# Supply curve when the marginal cost is zero

The supply curve is built as the average marginal cost (MC), when the MC is equal or higher than the average cost (AC) The marginal cost increases, as a result of the opposite effect of marginal production In this case, we get a supply curve that's rising from left to right: higher cost per rising quantity

In the case of marginal cost of zero, I can think of no other case than a supply curve that is equal to AC, and that the AC is dropping, since fixed costs do not change as a result of quantity And so, we'll receive a curve that's dropping from left to right: lower cost per rising quantity

Real life cases can be broadcast tv, surpluses in production, "internet economy" etc.

Am I wrong in my assumption? Is there any reference of this type of equilibrium ? Is it a stable equilibrium ? I mean, since the marginal cost is zero, there is no impact on increasing demand

• You may want to look up natural monopolies. Oct 8, 2018 at 8:13
• Im thinking about a competition model Oct 8, 2018 at 8:14
• The case you describe with zero marginal costs and high fixed costs is very interesting and well studied. Nevertheless, it is not a case that allows for much competition. Hence, the term natural monopolies. How many (successful) search engine companies like google are there? Oct 8, 2018 at 8:42
• @BBKing a natural monopoly is a state where fixed costs are high in comparison to the market, so competition is not profitable... what's the marginal cost for a blog site? for a satellite tv channel? for a storage platform with vast amount land? and they all live in a competitive world. google is a monopoly because of the network effect Oct 8, 2018 at 9:10
• Network effects indeed play a role, but it seemed to me you were referring to a case with high fixed costs and hence strongly decreasing AC. Oct 8, 2018 at 10:55

Took me a bit, but I have figured its out:

The single firm's supply curve is defined as it marginal cost, as long as MC is above it average cost A firm would not sell below its average cost, since it would loae money, Mathmatically we can define, for the single firm S = MAX(AC, MC)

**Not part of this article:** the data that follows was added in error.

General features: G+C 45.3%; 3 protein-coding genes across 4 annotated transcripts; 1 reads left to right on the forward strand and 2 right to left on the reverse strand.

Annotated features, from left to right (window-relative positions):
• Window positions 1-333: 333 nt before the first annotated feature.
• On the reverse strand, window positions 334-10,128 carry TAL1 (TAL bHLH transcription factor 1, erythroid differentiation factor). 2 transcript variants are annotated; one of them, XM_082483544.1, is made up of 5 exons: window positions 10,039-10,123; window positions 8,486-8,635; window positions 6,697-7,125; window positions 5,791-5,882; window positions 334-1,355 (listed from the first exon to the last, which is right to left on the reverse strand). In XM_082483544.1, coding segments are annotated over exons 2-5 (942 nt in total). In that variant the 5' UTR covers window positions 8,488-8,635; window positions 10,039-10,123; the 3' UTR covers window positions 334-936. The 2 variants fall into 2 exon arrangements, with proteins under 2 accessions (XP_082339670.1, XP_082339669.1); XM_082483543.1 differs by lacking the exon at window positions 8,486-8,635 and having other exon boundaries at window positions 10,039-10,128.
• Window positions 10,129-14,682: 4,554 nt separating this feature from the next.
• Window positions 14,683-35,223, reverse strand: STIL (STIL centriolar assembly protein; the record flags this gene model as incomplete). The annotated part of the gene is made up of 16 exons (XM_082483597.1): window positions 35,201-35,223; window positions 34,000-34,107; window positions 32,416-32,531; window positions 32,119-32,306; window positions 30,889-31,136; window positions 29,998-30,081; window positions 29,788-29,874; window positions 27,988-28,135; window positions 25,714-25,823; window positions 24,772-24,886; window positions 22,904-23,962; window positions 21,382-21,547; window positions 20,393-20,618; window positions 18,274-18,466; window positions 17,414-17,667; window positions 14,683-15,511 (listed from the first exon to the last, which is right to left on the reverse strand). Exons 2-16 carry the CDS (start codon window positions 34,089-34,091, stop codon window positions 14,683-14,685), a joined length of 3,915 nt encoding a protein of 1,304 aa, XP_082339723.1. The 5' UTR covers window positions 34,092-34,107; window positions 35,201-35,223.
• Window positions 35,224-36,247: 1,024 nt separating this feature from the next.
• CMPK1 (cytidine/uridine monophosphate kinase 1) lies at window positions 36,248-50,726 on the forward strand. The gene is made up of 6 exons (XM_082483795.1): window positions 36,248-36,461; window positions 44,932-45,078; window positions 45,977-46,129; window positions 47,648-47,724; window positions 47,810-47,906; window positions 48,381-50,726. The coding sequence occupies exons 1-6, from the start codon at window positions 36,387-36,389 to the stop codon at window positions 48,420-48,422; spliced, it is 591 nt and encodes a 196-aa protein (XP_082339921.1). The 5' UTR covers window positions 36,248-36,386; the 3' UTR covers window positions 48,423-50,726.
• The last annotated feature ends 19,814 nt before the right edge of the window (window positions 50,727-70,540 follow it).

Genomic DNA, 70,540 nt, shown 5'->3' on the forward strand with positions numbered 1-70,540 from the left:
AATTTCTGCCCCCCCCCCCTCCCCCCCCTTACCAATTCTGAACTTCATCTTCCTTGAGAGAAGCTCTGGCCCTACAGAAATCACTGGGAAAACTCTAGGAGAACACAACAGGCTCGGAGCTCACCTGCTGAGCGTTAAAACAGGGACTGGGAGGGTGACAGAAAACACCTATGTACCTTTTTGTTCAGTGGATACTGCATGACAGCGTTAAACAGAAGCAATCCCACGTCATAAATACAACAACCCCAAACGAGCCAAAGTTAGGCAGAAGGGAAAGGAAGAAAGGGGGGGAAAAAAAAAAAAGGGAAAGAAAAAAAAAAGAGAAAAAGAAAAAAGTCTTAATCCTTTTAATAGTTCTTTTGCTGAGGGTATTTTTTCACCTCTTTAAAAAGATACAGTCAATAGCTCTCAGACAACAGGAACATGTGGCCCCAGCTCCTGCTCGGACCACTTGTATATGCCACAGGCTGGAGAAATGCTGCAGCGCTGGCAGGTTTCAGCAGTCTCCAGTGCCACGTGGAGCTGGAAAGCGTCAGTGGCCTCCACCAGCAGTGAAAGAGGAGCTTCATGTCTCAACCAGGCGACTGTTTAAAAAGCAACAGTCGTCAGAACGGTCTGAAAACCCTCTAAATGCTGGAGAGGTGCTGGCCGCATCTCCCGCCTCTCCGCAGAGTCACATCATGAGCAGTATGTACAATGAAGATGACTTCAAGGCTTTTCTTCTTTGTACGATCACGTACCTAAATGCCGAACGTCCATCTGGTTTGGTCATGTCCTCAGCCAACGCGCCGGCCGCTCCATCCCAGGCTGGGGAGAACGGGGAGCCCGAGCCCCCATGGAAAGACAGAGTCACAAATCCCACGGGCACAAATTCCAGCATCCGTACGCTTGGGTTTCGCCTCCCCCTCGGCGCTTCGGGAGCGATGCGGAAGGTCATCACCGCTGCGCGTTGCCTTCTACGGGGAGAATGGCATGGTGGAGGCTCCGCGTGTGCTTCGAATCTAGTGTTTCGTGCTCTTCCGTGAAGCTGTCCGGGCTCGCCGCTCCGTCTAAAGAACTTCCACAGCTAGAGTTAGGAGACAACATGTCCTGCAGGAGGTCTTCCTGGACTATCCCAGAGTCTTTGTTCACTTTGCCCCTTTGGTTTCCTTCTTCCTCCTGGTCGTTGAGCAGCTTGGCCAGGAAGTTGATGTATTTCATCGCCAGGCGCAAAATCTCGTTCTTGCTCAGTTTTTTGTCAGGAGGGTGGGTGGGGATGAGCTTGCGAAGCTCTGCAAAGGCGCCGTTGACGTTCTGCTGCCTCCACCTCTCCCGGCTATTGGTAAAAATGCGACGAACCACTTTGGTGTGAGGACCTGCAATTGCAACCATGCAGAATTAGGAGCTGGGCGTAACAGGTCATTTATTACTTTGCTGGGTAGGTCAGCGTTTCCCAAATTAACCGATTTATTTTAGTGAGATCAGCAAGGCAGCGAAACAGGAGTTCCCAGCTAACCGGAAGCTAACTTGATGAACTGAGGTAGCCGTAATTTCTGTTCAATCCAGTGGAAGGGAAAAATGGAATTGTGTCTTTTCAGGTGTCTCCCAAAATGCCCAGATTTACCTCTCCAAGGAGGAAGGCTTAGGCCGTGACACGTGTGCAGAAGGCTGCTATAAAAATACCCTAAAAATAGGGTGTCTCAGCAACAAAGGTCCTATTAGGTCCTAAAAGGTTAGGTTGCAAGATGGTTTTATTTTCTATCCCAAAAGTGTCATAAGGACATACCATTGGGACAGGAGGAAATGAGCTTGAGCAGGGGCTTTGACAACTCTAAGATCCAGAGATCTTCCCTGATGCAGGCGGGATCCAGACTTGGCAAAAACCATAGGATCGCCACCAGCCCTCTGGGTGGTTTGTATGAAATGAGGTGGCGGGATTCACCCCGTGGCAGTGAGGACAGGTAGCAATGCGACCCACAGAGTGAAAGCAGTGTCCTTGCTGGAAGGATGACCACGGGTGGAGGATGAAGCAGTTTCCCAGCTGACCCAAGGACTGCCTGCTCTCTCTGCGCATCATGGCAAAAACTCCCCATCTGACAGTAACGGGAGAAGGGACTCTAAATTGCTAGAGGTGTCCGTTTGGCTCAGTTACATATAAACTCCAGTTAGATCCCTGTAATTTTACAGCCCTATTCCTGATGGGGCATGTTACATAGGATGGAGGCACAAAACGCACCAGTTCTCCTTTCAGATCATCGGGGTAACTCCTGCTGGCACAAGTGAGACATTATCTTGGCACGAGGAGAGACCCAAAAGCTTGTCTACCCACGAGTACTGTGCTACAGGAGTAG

Our basic assumption,for this discussion, is that MC = 0

Under the basic assumption and that costs are positive, obviously, then, the supply curve will always equal AC: S = MAX(AC, 0), AC > 0 S = AC

The other conculsion from the basic assumption is that the production function, under the costs limit, is completely unaffected by quantity Intuitively: its costs the same to produce 100 products and 1000 products.

If the Total costs function, as a function of quantity, is fixed, then the average function is: AC = TC/x

In that case, we'll get a supply curve, though a very special one: It'll decrease price as a result of increasing quantity, and prices will aspire to zero. always

Update: Allowing myself to add a link to an article I wrote on the topic:

Start-Up economics: the disrupt model

• You should look into [the Zero Marginal Cost Society]{thezeromarginalcostsociety.com} Aug 6, 2019 at 16:01
• @Brennan I will check. I wrote the answer as an article, I'd happy for a reply on that to link.medium.com/HClMEgOCQY Aug 6, 2019 at 16:17
• The article is interesting! I do not use Medium so I can’t comment on it Aug 6, 2019 at 16:24
• In the short term companies will be willing to sell even if the price is under the average cost, so for homogeneous products in competitive markets with MC=0, the price will go to zero for all quantities. However, nondecreasing marginal costs with high fixed costs usually lead to natural monopolies.
– JonT
Feb 17, 2020 at 17:59
• Then, as I said, the price usually goes to zero. It is a reason why it is hard to charge for goods like e-books and apps in the app store. However, it is complicated. Most zero marginal cost good like apps are not homogeneous, they differ slightly. Therefore you end up in a so called "oligopoly of differentiated products"—somewhere between a monopoly and perfect competition.
– JonT
Feb 18, 2020 at 11:48